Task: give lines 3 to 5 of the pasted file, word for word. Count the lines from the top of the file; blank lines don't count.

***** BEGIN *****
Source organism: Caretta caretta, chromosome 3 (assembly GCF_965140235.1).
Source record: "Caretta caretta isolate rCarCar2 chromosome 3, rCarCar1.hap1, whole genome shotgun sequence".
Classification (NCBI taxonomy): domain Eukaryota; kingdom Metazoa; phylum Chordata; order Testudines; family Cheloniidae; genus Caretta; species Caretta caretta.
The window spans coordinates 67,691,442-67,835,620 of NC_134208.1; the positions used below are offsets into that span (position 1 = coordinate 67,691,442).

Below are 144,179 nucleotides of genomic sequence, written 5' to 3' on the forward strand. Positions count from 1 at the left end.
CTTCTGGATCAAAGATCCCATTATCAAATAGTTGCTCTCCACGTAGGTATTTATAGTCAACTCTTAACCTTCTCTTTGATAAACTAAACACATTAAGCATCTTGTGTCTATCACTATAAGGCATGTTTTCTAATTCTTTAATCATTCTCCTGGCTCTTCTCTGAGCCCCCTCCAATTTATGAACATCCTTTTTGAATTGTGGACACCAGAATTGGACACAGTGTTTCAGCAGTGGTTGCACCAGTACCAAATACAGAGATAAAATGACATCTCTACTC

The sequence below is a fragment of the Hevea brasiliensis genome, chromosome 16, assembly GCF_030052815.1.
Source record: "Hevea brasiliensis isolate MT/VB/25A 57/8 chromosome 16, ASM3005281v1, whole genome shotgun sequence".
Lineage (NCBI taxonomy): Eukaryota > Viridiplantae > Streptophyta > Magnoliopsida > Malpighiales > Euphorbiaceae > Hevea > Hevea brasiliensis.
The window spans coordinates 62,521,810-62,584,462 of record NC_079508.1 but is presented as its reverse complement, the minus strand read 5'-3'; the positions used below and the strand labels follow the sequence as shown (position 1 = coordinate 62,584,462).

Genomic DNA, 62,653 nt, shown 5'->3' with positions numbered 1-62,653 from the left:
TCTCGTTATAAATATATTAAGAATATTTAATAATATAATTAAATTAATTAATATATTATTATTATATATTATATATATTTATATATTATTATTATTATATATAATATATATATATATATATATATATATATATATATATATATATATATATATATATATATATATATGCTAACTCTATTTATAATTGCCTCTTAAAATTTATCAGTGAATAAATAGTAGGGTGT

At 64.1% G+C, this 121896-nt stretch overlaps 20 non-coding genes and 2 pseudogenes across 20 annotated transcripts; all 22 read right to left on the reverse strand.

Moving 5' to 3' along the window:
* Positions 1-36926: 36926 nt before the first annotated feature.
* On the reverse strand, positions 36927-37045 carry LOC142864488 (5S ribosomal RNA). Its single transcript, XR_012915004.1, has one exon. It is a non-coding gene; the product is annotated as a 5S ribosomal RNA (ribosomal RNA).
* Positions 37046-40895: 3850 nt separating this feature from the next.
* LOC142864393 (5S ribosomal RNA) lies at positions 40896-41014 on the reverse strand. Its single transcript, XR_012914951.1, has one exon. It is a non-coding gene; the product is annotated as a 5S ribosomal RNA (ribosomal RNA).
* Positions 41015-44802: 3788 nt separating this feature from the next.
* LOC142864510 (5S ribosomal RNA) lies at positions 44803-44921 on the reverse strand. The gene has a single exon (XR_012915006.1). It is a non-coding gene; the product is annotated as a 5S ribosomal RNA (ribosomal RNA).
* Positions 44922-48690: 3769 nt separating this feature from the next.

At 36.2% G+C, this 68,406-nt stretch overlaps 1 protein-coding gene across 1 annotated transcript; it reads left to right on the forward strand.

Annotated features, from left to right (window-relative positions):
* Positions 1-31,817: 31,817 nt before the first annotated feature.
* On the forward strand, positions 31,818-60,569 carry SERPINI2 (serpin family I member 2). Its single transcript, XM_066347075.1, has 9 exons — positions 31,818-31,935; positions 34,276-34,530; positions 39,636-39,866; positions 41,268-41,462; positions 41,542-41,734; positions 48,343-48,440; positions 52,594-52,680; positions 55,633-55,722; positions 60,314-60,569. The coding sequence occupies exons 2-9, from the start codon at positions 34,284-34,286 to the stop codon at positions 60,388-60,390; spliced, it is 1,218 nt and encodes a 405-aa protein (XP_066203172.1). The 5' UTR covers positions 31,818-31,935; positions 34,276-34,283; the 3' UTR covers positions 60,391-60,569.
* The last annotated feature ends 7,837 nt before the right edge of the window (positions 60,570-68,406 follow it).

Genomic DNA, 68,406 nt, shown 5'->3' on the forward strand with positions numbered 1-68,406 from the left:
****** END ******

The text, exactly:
Classification (NCBI taxonomy): domain Eukaryota; kingdom Metazoa; phylum Chordata; order Testudines; family Cheloniidae; genus Caretta; species Caretta caretta.
The window spans coordinates 67,691,442-67,835,620 of NC_134208.1; the positions used below are offsets into that span (position 1 = coordinate 67,691,442).

Below are 144,179 nucleotides of genomic sequence, written 5' to 3' on the forward strand. Positions count from 1 at the left end.